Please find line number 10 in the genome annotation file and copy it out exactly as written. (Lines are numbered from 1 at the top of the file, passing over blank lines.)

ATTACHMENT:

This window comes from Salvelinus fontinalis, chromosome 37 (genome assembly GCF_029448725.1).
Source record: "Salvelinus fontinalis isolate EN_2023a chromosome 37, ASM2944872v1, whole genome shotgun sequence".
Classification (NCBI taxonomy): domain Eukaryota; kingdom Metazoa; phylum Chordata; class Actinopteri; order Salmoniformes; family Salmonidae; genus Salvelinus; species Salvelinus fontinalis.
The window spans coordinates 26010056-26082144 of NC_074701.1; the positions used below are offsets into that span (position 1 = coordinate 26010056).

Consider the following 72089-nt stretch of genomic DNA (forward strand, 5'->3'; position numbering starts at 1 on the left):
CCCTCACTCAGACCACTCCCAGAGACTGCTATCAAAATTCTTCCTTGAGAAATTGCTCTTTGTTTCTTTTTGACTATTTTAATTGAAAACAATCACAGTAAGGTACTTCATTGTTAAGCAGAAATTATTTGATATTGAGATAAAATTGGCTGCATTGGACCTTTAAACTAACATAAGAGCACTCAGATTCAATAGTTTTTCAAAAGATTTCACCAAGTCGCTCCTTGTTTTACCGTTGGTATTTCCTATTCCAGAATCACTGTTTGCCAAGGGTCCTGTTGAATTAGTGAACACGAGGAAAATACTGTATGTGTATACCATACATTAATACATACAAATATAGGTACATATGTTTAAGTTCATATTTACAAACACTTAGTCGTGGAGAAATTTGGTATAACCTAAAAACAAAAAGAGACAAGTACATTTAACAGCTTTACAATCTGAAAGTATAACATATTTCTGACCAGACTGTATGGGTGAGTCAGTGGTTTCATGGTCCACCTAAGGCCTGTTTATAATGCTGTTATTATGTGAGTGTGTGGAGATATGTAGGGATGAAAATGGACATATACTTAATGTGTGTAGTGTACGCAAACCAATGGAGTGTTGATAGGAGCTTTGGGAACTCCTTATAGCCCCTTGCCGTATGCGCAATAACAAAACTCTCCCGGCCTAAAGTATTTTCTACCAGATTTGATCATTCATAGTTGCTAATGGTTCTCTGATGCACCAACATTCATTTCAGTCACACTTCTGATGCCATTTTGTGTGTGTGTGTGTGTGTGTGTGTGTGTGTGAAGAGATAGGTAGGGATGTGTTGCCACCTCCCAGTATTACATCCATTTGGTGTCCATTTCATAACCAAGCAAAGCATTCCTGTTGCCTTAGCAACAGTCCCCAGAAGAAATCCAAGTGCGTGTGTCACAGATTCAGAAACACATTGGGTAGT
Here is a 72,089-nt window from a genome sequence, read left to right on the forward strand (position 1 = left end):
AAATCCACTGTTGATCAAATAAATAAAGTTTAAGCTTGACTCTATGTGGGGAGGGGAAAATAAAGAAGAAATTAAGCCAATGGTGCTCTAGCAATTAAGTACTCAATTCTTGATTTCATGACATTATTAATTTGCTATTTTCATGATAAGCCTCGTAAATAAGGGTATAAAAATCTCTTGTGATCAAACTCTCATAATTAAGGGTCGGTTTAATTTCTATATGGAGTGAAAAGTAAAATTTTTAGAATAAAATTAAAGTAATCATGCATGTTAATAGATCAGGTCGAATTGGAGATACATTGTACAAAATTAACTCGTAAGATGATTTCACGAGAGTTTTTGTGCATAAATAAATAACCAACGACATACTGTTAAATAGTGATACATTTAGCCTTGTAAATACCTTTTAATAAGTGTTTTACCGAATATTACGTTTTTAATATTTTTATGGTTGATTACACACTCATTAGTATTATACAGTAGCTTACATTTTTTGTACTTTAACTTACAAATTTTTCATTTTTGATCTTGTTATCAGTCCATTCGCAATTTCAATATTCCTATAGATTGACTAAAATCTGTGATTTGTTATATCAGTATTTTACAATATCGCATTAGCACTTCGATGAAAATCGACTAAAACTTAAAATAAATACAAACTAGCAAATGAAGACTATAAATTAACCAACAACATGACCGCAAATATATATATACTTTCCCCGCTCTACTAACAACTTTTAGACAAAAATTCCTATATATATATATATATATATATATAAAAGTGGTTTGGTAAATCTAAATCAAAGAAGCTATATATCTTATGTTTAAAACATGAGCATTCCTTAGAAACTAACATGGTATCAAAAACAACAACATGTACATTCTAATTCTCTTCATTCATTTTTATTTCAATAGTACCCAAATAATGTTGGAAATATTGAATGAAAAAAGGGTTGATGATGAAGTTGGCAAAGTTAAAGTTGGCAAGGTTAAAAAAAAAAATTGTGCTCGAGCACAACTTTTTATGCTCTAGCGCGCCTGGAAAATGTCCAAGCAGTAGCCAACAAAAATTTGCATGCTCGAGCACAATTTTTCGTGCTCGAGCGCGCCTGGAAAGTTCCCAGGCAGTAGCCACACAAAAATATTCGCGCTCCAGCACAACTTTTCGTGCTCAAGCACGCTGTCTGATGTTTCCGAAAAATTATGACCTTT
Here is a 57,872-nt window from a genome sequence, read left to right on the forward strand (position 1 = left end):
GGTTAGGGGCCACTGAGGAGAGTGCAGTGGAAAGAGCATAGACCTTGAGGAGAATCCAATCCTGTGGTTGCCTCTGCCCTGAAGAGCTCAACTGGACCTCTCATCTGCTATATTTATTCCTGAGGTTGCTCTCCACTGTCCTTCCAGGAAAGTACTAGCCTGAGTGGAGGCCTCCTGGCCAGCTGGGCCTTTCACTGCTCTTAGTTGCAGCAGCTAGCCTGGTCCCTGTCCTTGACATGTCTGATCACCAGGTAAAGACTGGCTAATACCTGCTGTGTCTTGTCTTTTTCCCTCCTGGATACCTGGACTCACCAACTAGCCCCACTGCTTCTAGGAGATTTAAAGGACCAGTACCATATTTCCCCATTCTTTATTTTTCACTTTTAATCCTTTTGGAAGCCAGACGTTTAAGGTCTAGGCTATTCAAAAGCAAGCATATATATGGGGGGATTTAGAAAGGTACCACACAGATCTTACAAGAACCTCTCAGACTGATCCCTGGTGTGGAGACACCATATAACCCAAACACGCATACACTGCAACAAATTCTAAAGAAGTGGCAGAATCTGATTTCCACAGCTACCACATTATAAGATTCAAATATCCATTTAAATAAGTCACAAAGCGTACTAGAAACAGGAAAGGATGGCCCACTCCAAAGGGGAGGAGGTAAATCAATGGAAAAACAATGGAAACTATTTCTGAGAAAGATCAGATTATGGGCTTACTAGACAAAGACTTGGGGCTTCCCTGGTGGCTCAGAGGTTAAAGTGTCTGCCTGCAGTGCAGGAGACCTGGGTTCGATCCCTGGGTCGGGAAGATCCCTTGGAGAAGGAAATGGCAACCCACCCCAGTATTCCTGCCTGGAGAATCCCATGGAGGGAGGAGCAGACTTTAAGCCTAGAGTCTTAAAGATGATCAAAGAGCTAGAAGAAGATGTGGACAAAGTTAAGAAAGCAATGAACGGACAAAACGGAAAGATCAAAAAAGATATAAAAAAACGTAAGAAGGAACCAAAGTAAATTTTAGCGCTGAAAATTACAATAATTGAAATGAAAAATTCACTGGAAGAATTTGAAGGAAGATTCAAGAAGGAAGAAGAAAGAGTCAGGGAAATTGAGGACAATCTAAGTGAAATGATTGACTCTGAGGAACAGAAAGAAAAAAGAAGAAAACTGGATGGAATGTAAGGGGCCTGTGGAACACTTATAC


GGTTAGGGGCCACTGAGGAGAGTGCAGTGGAAAGAGCATAGACCTTGAGGAGAATCCAATCCTGTGGTTGCCTCTGCCCTGAAGAGCTCAACTGGACCTCTCATCTGCTATATTTATTCCTGAGGTTGCTCTCCACTGTCCTTCCAGGAAAGTACTAGCCTGAGTGGAGGCCTCCTGGCCAGCTGGGCCTTTCACTGCTCTTAGTTGCAGCAGCTAGCCTGGTCCCTGTCCTTGACATGTCTGATCACCAGGTAAAGACTGGCTAATACCTGCTGTGTCTTGTCTTTTTCCCTCCTGGATACCTGGACTCACCAACTAGCCCCACTGCTTCTAGGAGATTTAAAGGACCAGTACCATATTTCCCCATTCTTTATTTTTCACTTTTAATCCTTTTGGAAGCCAGACGTTTAAGGTCTAGGCTATTCAAAAGCAAGCATATATATGGGGGGATTTAGAAAGGTACCACACAGATCTTACAAGAACCTCTCAGACTGATCCCTGGTGTGGAGACACCATATAACCCAAACACGCATACACTGCAACAAATTCTAAAGAAGTGGCAGAATCTGATTTCCACAGCTACCACATTATAAGATTCAAATATCCATTTAAATAAGTCACAAAGCGTACTAGAAACAGGAAAGGATGGCCCACTCCAAAGGGGAGGAGGTAAATCAATGGAAAAACAATGGAAACTATTTCTGAGAAAGATCAGATTATGGGCTTACTAGACAAAGACTTGGGGCTTCCCTGGTGGCTCAGAGGTTAAAGTGTCTGCCTGCAGTGCAGGAGACCTGGGTTCGATCCCTGGGTCGGGAAGATCCCTTGGAGAAGGAAATGGCAACCCACCCCAGTATTCCTGCCTGGAGAATCCCATGGAGGGAGGAGCAGACTTTAAGCCTAGAGTCTTAAAGATGATCAAAGAGCTAGAAGAAGATGTGGACAAAGTTAAGAAAGCAATGAACGGACAAAACGGAAAGATCAAAAAAGATATAAAAAAACGTAAGAAGGAACCAAAGTAAATTTTAGCGCTGAAAATTACAATAATTGAAATGAAAAATTCACTGGAAGAATTTGAAGGAAGATTCAAGAAGGAAGAAGAAAGAGTCAGGGAAATTGAGGACAATCTAAGTGAAATGATTGACTCTGAGGAACAGAAAGAAAAAAGAAGAAAACTGGATGGAATGTAAGGGGCCTGTGGAACACTTATAC